Written on: 21/10/2006 by dnee18
Very scary, and quite deep for a horror.
'It' is the story of a monster that takes the form of a clown and preys on children in a small American town called Derry. The main characters are 7 children who are friends, and they take on the clown. I watched the film of Stephen King's book when I was younger, and now reflecting on it, I think that it has more to it than being a simple horror story.
Derry is mostly a quiet and respectable town on the surface, but the story gives the impression that there is something dark and malignant underneath this. This force exposes itself through the bullies at the school, the violence of one of the child's fathers, and the general coldness of other adults. I think that the evil clown is supposed to be a metaphor for this evil force and the underlying evil, darkness and malice in humanity. This is supported by him saying things like "I am your worst nightmare and I am eternal. I am the eater of worlds and of children". Clearly, he is supposed to represent some abstract and eternal destructive force. That he eats children is perhaps metaphorical of this dark force in human nature destroying the innocence of childhood, turning children into adults who suffer from and struggle against depression, anxiety, malice, resentment and fear etc.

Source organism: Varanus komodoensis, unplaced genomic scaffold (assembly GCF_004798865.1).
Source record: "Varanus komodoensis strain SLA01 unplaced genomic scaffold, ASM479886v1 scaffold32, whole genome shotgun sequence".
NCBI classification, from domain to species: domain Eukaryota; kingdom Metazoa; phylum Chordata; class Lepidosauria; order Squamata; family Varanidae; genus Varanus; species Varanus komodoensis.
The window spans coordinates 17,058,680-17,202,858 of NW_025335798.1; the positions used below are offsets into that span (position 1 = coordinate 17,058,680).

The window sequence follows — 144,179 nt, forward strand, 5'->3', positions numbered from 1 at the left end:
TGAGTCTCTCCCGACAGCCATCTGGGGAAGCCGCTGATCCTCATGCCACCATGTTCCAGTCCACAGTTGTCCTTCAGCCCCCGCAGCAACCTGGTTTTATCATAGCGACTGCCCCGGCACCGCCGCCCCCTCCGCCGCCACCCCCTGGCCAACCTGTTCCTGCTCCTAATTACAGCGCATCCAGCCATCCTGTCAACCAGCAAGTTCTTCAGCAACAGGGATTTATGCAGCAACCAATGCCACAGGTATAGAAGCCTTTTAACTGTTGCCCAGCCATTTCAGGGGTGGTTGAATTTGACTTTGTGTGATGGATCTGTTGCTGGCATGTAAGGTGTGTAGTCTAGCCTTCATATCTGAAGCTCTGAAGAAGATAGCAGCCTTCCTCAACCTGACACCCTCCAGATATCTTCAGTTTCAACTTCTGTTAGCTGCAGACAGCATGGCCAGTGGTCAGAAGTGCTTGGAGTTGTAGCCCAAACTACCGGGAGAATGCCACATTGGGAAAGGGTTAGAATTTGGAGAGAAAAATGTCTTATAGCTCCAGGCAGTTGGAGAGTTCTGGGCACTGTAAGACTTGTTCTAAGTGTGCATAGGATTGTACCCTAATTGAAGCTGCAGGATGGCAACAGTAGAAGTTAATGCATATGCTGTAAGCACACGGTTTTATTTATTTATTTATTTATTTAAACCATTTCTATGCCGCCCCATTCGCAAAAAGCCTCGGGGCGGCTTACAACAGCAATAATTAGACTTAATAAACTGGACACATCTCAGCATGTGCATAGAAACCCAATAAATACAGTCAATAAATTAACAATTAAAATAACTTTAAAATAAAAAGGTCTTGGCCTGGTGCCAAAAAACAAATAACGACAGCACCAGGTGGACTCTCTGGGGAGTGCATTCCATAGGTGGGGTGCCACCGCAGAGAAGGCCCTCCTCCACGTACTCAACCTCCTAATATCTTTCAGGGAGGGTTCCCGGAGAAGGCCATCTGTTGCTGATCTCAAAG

It is also interesting that 'It' lives in the sewer beneath the town, as this could represent the way the dark force is deep below the surface of the people in the town. It may even represent the collective unconscious of the town. And the way the monster disguises itself as a clown in order to deceive children may represent how deceptive the respectable surface of the town (and perhaps people in general) is.
The 7 children all have weaknesses individually, but together their bond and friendship is powerful enough to oppose this dark force. In order to destroy the force, it is crucial that they believe that they are capable of doing so and are not afraid of it. I think that this is a powerful message to take into account when dealing with the struggles in our lives.
Perhaps this explanation is a bit far fetched and pretentious, but it does seem to fit together very well, making everything in the story slot into place.
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